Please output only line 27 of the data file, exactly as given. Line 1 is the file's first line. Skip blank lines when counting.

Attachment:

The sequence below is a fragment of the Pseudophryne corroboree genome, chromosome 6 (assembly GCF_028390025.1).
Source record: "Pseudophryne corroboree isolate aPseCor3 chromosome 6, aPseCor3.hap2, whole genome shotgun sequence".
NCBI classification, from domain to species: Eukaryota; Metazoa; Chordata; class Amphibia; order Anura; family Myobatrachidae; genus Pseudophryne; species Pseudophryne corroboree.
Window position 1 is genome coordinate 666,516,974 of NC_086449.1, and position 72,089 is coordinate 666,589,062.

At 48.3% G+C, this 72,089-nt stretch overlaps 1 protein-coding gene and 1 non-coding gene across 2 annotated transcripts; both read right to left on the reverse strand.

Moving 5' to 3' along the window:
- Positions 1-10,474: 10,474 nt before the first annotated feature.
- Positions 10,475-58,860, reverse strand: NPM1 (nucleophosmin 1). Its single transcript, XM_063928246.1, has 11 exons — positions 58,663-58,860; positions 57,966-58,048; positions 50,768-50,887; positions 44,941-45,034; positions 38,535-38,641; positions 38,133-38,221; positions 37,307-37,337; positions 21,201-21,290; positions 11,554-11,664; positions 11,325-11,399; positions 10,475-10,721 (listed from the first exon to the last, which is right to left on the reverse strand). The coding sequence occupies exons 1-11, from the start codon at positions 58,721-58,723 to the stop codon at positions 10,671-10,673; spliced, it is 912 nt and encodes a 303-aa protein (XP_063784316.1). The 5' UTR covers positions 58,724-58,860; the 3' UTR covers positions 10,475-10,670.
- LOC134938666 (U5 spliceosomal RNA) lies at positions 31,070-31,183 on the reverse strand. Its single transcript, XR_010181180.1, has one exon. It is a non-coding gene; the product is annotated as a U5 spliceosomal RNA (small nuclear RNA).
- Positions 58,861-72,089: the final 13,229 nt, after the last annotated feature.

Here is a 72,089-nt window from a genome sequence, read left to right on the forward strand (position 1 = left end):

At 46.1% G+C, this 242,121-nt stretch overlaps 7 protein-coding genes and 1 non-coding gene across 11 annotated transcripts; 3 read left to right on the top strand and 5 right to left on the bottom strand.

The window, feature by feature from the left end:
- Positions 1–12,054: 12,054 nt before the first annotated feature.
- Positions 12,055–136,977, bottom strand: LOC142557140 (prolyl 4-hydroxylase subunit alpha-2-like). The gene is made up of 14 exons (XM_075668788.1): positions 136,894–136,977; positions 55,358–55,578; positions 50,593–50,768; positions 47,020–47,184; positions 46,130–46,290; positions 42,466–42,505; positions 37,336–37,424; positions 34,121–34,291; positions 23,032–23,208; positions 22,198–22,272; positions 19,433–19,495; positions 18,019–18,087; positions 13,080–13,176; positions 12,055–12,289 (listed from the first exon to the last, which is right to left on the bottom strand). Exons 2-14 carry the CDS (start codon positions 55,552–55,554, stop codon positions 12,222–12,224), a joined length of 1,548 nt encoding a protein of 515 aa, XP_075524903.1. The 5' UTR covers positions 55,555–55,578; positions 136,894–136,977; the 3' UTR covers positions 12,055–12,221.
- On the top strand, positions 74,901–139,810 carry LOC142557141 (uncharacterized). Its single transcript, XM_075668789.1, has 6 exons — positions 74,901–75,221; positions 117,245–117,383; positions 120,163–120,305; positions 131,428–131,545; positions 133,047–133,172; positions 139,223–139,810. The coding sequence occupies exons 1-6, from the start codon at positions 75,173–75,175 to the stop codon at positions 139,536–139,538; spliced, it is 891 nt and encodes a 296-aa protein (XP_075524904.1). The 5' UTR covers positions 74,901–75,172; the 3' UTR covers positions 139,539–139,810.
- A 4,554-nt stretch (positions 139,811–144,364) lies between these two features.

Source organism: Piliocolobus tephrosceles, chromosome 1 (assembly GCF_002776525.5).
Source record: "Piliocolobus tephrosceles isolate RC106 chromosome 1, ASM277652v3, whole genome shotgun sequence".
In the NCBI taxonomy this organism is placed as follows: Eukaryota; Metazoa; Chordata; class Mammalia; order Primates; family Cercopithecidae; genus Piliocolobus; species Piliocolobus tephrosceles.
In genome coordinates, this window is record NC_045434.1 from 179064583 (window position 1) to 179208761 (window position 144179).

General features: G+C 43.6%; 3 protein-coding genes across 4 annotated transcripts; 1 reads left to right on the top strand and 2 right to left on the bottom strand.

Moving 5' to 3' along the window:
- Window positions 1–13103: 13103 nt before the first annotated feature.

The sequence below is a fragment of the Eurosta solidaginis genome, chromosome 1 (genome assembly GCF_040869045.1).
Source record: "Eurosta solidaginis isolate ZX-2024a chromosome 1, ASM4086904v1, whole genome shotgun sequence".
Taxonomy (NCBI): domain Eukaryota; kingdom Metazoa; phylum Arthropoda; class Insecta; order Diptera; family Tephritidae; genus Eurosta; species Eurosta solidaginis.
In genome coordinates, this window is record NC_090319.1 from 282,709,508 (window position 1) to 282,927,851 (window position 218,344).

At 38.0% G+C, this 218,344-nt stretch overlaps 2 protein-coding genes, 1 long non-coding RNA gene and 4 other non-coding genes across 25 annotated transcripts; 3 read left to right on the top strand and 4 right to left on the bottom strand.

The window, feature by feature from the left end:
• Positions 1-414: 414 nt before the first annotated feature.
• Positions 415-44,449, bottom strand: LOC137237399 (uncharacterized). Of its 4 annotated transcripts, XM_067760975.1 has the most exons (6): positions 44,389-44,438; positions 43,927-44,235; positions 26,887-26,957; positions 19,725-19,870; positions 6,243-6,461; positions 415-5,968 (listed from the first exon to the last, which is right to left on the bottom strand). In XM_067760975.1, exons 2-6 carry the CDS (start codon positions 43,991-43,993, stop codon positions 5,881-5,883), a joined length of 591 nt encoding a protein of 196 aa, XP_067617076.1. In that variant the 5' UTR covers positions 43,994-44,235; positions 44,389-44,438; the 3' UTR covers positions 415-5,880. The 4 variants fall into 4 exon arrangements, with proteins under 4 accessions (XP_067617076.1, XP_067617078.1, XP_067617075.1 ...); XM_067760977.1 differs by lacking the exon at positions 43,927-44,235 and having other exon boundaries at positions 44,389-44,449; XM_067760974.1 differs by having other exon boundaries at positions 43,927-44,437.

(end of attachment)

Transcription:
Taxonomy (NCBI): domain Eukaryota; kingdom Metazoa; phylum Arthropoda; class Insecta; order Diptera; family Tephritidae; genus Eurosta; species Eurosta solidaginis.